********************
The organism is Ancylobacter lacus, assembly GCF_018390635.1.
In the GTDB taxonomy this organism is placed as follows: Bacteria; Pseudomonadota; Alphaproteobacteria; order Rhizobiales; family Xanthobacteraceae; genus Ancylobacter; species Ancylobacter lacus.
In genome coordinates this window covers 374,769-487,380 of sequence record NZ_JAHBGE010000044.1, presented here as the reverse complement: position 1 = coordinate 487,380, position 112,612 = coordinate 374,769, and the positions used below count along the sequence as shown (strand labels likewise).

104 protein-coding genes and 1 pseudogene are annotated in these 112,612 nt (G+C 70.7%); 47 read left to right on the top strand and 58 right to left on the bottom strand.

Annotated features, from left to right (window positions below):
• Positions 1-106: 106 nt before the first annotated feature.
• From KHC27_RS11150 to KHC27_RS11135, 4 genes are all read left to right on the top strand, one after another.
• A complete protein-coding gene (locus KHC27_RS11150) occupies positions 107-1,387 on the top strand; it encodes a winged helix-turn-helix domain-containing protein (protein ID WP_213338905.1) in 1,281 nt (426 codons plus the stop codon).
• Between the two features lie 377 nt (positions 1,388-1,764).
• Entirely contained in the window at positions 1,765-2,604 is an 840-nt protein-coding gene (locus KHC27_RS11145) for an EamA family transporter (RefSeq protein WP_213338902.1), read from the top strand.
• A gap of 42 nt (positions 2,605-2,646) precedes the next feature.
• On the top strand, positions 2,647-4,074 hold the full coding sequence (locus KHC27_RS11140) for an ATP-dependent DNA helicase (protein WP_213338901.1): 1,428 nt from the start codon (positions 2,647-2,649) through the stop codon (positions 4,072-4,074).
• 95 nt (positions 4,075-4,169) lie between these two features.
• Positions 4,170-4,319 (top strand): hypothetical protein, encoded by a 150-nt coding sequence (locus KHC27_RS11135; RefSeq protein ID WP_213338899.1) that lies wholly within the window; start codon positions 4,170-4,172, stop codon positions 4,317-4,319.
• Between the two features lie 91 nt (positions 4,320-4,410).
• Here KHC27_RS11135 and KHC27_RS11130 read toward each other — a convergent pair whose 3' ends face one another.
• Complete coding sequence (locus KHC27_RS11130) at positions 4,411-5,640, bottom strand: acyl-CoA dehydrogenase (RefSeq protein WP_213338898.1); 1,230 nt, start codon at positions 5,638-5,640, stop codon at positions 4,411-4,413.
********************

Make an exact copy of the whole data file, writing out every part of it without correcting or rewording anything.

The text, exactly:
The organism is Ancylobacter lacus, assembly GCF_018390635.1.
In the GTDB taxonomy this organism is placed as follows: Bacteria; Pseudomonadota; Alphaproteobacteria; order Rhizobiales; family Xanthobacteraceae; genus Ancylobacter; species Ancylobacter lacus.
In genome coordinates this window covers 374,769-487,380 of sequence record NZ_JAHBGE010000044.1, presented here as the reverse complement: position 1 = coordinate 487,380, position 112,612 = coordinate 374,769, and the positions used below count along the sequence as shown (strand labels likewise).

104 protein-coding genes and 1 pseudogene are annotated in these 112,612 nt (G+C 70.7%); 47 read left to right on the top strand and 58 right to left on the bottom strand.

Annotated features, from left to right (window positions below):
• Positions 1-106: 106 nt before the first annotated feature.
• From KHC27_RS11150 to KHC27_RS11135, 4 genes are all read left to right on the top strand, one after another.
• A complete protein-coding gene (locus KHC27_RS11150) occupies positions 107-1,387 on the top strand; it encodes a winged helix-turn-helix domain-containing protein (protein ID WP_213338905.1) in 1,281 nt (426 codons plus the stop codon).
• Between the two features lie 377 nt (positions 1,388-1,764).
• Entirely contained in the window at positions 1,765-2,604 is an 840-nt protein-coding gene (locus KHC27_RS11145) for an EamA family transporter (RefSeq protein WP_213338902.1), read from the top strand.
• A gap of 42 nt (positions 2,605-2,646) precedes the next feature.
• On the top strand, positions 2,647-4,074 hold the full coding sequence (locus KHC27_RS11140) for an ATP-dependent DNA helicase (protein WP_213338901.1): 1,428 nt from the start codon (positions 2,647-2,649) through the stop codon (positions 4,072-4,074).
• 95 nt (positions 4,075-4,169) lie between these two features.
• Positions 4,170-4,319 (top strand): hypothetical protein, encoded by a 150-nt coding sequence (locus KHC27_RS11135; RefSeq protein ID WP_213338899.1) that lies wholly within the window; start codon positions 4,170-4,172, stop codon positions 4,317-4,319.
• Between the two features lie 91 nt (positions 4,320-4,410).
• Here KHC27_RS11135 and KHC27_RS11130 read toward each other — a convergent pair whose 3' ends face one another.
• Complete coding sequence (locus KHC27_RS11130) at positions 4,411-5,640, bottom strand: acyl-CoA dehydrogenase (RefSeq protein WP_213338898.1); 1,230 nt, start codon at positions 5,638-5,640, stop codon at positions 4,411-4,413.